Not by asteroid alone: Rethinking the Cretaceous mass extinction

Not by asteroid alone: Rethinking the Cretaceous mass extinction
Location map and changes in benthic foraminiferal diversity and infaunal morphogroups across the K/Pg boundary. Location of sections and drill sites discussed in the text. (A) Yellow circles indicate a decrease in food flux to the sea floor as estimated from benthic foraminiferal evidence, black circles an increase, and half black circles indicate no significant change. See SI Materials and Methods for construction of map. (B) Blue squares show the decrease in diversity from uppermost Maastrichtian (Cretaceous) to lowermost Danian (Paleogene) for locations shown in A, red triangles show the change in the percentage infaunal taxa, a productivity indicator; data sources are given in SI Materials and Methods. Copyright © PNAS, doi: 10.1073/pnas.1110601109

( -- At the end of the Cretaceous period some 65 million years ago, an asteroid slammed into Mexico’s Yucatan Peninsula, causing severe but selective extinction. While that is widely accepted, it has remained unclear exactly what the mechanisms were that caused extinction of ocean-dwelling organisms. Proposed explanations include global darkness due to blocking of sunlight with resulting interruption of photosynthesis at the base of the food chain, deadly radiation due to ozone destruction, global cooling or warming, and ocean acidification). Various widely-accepted hypotheses focus on a collapse of the primary and export productivity in the oceans – such as the so-called Strangelove Ocean or Living Ocean hypotheses, respectively – but do not account for the finding that deep-sea floor dwelling phytoplankton-dependent benthic foraminifera did not undergo significant extinction. Recently, however, research conducted at Universidad Zaragoza in Spain compared benthic foraminiferal records with benthic and bulk stable carbon isotope records. The scientists concluded that decreased productivity was moderate, regional, and insufficient to explain marine mass extinction, suggesting instead that a temporary period of increased surface ocean acidity may have been the primary cause of extinction of calcifying plankton and ammonites, with recovery of primary productivity possibly being as fast in the oceans as on land.

Researchers Laia Alegret at Universidad Zaragoza, Ellen Thomas at Yale University, and Kyger C Lohmann at the University of Michigan faced a range of issues in comparing benthic foraminiferal records with benthic and bulk stable carbon isotope records. “One of the main challenges is always to obtain sufficient benthic foraminiferal specimens for a statistically valid analysis,” says Thomas. “In the deep sea, there is no light, and so no photosynthesis. Therefore, almost all food must come from photosynthesis in the surface waters kilometers above – and only a very small percentage of the primary material, produced by unicellular algae, ever reaches the sea bottom.”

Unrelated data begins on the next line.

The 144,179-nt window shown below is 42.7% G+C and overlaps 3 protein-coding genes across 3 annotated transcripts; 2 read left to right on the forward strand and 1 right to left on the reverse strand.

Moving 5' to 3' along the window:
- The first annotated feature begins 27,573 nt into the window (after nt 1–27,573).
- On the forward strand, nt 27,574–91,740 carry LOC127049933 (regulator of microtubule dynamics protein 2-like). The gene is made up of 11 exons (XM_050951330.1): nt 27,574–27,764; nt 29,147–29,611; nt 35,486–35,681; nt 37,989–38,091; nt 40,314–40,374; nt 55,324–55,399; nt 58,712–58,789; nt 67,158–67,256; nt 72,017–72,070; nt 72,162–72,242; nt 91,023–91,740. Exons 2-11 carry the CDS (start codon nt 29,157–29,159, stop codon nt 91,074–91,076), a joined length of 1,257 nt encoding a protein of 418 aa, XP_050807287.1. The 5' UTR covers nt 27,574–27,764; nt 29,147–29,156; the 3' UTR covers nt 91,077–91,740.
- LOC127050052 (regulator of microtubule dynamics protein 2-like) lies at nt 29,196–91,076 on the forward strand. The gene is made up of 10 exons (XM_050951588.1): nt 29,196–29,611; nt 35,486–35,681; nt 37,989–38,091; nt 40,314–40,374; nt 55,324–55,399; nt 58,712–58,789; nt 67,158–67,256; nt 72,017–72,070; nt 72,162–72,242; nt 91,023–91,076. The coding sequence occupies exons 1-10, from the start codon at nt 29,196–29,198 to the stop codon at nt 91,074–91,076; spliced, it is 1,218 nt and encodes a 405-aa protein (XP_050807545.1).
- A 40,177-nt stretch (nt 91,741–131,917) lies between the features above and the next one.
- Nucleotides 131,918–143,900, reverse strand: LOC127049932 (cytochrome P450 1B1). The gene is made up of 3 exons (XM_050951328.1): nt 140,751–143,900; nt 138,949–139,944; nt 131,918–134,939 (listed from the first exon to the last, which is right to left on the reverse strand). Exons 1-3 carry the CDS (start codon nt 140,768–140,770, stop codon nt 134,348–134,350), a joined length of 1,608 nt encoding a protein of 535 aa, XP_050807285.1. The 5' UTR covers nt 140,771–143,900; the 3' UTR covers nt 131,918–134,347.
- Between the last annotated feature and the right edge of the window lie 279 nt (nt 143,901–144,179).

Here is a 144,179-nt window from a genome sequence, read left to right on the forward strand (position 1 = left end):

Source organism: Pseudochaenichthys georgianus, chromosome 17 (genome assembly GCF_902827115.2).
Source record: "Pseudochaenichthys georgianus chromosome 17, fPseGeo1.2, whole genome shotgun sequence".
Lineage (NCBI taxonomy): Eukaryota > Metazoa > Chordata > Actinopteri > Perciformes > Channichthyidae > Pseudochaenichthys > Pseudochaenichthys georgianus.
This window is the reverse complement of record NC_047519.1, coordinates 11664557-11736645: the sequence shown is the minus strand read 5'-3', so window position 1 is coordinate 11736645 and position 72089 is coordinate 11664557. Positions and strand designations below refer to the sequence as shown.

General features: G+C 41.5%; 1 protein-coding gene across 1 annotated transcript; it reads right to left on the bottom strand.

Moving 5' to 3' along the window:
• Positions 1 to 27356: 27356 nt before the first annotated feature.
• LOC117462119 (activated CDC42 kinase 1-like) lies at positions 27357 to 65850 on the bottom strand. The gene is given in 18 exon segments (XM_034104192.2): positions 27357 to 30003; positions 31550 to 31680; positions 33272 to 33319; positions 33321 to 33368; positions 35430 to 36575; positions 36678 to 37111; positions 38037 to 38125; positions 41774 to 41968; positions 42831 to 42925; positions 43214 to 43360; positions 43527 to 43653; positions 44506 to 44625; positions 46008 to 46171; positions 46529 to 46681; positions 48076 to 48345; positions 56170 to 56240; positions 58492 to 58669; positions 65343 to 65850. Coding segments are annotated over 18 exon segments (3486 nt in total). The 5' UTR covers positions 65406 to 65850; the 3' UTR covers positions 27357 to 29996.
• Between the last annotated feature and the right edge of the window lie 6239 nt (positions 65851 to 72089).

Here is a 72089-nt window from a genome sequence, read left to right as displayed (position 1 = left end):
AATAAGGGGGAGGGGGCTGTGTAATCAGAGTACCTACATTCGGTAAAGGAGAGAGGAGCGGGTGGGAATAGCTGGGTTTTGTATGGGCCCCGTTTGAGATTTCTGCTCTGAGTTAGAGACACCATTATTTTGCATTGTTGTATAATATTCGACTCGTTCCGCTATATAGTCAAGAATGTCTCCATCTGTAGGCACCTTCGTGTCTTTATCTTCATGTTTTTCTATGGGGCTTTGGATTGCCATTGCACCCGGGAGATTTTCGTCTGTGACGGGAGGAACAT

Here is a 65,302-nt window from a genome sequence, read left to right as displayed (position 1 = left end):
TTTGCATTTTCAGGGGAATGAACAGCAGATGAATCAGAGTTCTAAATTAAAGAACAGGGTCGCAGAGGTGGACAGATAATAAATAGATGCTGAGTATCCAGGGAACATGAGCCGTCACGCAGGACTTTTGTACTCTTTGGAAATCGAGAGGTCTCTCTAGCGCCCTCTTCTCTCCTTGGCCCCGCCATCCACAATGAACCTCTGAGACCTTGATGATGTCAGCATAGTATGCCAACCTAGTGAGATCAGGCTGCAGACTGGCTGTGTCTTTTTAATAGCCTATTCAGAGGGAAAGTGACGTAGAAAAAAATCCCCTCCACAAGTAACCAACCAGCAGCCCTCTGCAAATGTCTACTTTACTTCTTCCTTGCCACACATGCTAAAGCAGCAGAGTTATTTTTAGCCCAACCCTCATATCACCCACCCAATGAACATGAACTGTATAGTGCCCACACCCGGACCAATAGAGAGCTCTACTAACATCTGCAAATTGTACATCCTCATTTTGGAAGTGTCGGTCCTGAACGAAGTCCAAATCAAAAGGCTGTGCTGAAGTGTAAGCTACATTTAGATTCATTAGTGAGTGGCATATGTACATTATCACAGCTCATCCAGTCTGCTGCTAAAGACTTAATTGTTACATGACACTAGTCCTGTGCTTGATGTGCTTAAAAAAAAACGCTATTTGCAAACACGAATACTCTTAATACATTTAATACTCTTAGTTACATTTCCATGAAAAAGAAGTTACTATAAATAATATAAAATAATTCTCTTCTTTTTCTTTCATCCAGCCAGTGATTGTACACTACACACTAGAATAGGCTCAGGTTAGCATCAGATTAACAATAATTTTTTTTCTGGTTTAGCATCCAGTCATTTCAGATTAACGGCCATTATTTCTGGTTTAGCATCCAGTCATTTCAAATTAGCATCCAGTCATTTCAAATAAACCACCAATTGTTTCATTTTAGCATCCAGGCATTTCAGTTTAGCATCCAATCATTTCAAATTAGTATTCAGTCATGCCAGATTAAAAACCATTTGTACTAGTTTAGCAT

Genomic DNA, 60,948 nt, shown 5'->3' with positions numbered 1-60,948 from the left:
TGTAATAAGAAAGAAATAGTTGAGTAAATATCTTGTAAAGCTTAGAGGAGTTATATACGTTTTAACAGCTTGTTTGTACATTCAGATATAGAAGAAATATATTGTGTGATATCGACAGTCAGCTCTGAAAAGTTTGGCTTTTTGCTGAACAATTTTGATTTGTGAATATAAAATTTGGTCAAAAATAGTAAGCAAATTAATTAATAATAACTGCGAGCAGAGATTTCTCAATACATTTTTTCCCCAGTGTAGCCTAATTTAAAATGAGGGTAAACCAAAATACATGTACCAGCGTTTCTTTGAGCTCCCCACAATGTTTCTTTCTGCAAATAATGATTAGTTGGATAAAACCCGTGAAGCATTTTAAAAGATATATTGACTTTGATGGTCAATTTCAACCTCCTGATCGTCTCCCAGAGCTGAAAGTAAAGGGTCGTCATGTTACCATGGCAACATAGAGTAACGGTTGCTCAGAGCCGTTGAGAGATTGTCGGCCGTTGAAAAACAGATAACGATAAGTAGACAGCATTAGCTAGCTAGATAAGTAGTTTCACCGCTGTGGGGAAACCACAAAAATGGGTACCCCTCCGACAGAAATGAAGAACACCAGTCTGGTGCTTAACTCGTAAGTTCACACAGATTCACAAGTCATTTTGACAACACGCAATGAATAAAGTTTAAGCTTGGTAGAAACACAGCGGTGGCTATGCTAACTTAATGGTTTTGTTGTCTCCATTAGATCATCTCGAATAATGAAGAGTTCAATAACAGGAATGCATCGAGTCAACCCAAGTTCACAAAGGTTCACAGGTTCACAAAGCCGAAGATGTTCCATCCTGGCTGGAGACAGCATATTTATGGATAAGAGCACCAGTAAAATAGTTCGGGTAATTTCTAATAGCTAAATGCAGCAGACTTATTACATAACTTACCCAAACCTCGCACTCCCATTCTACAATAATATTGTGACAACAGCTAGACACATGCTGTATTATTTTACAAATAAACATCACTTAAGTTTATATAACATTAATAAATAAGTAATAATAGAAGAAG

Put simply, deep-sea benthic foraminifera and other deep-sea organisms1 live in a world where the limiting factor of life is food – because there is extremely little of it.2 This implies that in samples from the deep-sea floor, microscopic shells of the organisms the team studied – foraminifera, a group of unicellular eukaryotes – are dramatically outnumbered by the shells of their relatives that live floating in the sunlit surface waters, and whose shells also fall to the sea floor. “We need to collect at least 300 specimens of the deep-sea dwellers per sample, which takes a lot of time sitting behind the microscope and hand-picking the bottom dwellers from the much more abundant surface dwellers,” Thomas explains to “Then the very highly diverse assemblages need to be sorted out, and all specimens assigned to species.” Thomas also emphasizes that this is complicated by the fact that there is not true international agreement on the taxonomy of these species.

The team addressed these issues in a number of ways. “First,” agrees Alegret, “the consistency of our data set is unprecedented: The same authors used the same procedures and the same taxonomic concepts for all sites. Another challenge,” Alegret adds, “was finding microfossils in sediment that is not strongly affected by diagenesis – the high pressure and temperatures that take place during the formation of hard rocks from initially soft clay and ooze, which may strongly affect isotopic results. Material in sediment from scientific ocean drilling sites,” she continues, “is commonly less affected by diagenesis than samples obtained from rocks in quarries and outcrops on land. This gave us good preservation of the calcium carbonate, ensuring accuracy of our isotope results.”